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Let $B$ denote the unit ball in $\mathbb{R}^n$ and let $f\in C^1(B\setminus\{0\})\cap L^1(B)$. Denote with $\nabla_c f$ the classical gradient, which is defined in $B\setminus\{0\}$, and denote with $\nabla f$ the distributional gradient, which is a distribution on the whole ball $B$. Suppose that $\nabla_cf$ is a distribution on $B$ (that is, $\nabla_c f \in L^1(B)$), so that we can write $$\nabla f = \nabla_c f + T,$$ for a distribution $T$ on $B$.

Question. What can we say about $T$?

I guess that $T$ needs be a Dirac delta, because it needs be supported in $\{0\}$ and I don't see any reason why it could be of order greater than zero. Am I right?

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I'm adding a comment to prevent some notational misunderstanding. By order of a distribution $T$ of compact support I mean the greatest integer $m$ such that $T$ is a continuous linear functional on the Fréchet space $C^m(B)$. That is, the greatest number of derivatives of the test functions the distribution interacts with. For example, a Dirac delta has order zero, because it does not interact with any derivatives. –  Giuseppe Negro Dec 25 '12 at 0:43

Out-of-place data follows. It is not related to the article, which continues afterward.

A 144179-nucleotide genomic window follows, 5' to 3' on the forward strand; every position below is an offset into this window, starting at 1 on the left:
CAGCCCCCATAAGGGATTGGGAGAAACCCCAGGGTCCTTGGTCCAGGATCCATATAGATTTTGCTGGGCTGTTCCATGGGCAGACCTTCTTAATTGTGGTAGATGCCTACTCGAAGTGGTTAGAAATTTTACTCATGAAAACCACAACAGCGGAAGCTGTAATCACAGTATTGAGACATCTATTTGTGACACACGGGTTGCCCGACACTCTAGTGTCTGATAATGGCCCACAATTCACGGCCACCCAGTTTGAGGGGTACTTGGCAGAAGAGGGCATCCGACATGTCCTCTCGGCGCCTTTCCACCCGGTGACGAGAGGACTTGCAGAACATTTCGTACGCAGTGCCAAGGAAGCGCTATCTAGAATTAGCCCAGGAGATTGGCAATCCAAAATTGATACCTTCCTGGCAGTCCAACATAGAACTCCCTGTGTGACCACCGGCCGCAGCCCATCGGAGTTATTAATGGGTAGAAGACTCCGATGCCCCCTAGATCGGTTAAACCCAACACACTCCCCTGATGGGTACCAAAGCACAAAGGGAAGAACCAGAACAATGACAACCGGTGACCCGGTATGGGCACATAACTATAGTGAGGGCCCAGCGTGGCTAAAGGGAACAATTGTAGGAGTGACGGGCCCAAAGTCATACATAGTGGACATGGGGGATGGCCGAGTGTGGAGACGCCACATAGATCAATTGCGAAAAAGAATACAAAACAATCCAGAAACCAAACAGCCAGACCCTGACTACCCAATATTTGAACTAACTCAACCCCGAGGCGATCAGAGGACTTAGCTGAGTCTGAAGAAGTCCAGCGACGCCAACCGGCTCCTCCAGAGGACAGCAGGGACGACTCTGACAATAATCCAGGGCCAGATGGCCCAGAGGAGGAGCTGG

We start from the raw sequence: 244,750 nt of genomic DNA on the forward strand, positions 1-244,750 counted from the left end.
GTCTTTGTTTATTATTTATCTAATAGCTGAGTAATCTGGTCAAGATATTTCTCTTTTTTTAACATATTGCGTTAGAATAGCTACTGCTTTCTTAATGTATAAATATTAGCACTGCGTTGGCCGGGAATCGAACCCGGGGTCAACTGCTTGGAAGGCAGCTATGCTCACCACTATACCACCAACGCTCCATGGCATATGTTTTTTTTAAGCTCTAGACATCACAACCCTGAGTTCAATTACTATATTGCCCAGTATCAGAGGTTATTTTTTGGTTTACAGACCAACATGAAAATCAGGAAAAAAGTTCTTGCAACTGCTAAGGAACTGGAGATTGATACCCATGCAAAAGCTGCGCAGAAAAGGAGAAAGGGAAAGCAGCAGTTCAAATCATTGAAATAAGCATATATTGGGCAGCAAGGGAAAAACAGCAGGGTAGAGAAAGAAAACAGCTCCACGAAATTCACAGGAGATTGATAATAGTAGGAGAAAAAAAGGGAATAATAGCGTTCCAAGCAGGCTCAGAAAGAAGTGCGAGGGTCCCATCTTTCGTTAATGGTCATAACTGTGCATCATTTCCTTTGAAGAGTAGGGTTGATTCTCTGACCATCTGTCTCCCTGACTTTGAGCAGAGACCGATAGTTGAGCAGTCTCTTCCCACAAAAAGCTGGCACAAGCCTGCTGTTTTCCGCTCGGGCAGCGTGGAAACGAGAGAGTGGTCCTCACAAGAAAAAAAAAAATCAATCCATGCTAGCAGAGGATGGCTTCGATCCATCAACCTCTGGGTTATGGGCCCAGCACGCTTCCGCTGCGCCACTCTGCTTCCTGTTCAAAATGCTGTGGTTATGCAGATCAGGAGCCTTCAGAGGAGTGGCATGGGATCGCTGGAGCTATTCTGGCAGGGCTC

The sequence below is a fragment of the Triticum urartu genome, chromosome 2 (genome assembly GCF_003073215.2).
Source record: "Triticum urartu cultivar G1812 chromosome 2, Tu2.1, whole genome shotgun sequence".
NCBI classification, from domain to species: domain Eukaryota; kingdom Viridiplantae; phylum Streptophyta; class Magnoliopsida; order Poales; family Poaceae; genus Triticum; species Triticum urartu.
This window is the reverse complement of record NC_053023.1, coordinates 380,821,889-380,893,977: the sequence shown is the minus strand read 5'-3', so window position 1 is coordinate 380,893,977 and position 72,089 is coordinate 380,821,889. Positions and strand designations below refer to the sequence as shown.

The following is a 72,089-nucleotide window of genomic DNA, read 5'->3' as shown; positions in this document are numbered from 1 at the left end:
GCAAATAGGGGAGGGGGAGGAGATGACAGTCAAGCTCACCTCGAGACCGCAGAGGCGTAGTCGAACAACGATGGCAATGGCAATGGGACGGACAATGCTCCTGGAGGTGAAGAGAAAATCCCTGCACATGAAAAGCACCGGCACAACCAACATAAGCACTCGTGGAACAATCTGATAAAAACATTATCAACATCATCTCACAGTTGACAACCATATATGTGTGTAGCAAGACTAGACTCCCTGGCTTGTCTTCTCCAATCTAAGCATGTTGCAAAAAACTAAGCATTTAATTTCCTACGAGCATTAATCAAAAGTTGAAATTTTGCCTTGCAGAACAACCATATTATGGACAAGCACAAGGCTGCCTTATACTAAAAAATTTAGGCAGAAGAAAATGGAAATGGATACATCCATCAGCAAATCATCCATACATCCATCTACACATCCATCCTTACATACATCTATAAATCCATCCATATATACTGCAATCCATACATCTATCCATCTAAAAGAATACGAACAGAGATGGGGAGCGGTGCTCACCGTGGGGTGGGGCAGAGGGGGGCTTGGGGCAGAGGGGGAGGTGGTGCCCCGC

1 Answer 1

up vote 5 down vote accepted

If $n \geq 2$, then in fact you have $T = 0$. This follows from Fubini's theorem. Consider the two dimensional case. Denote by $\partial_c$ the classical derivatives operator and by $\partial_d$ the distributional derivatives, and let $\phi \in C^{\infty}_c(\Omega)$. Because $\frac{\partial_c f}{\partial x} \phi \in L^1(B)$ we have

$$ \int_B \frac{\partial_c f}{\partial x} \phi dx dy = \int_{-1}^1 \int_{-1}^{1} \frac{\partial_c f}{\partial x}(x,y)\phi(x,y) dx dy = \int_{-1}^1 F(y) dy $$ where $$ F(y) = \int_{-1}^1 \frac{\partial_c f}{\partial x}(x,y)\phi(x,y) dx. $$ Since for all $y \neq 0$, the function $x \mapsto \frac{\partial_c f}{\partial x}(x,y)$ is $C^1$, you can integrate by parts, to get $$ F(y) = -\int_{-1}^1 f \frac{\partial_c \phi}{\partial x} dx. $$ Applying Fubini again, we get $$ \int_B \frac{\partial_c f}{\partial x} \phi dx dy = - \int_B f \frac{\partial_c \phi}{\partial x} dx dy$$ which implies that $\frac{\partial_c f}{\partial x} = \frac{\partial_d f}{\partial x}$.

If $n = 1$, then the fundamental theorem of calculus together with the fact that $f \in L^1(B)$ implies that $f$ must have at most a jump discontinuity at $0$ and so you can indeed get only a constant multiple of a Dirac delta.

More generally, the Fubini argument applies to any $C^1$ function outside a singular set of "codimension" two or higher. For example, if $n = 3$ and $f \in C^1(B \setminus \{x = y = 0\})$, you can still run the argument. This is also why it fails for $n = 1$.

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+1 and a remark: since the Fubini argument is "already done" in the ACL characterization of Sobolev functions, one can summarize things as: (1) $f$ is $C^1$ outside of a point => $f$ is ACL (unless we are in 1 dimension); (2) $f$ is ACL with integrable gradient => $f\in W^{1,1}$. –  user53153 Dec 25 '12 at 5:28

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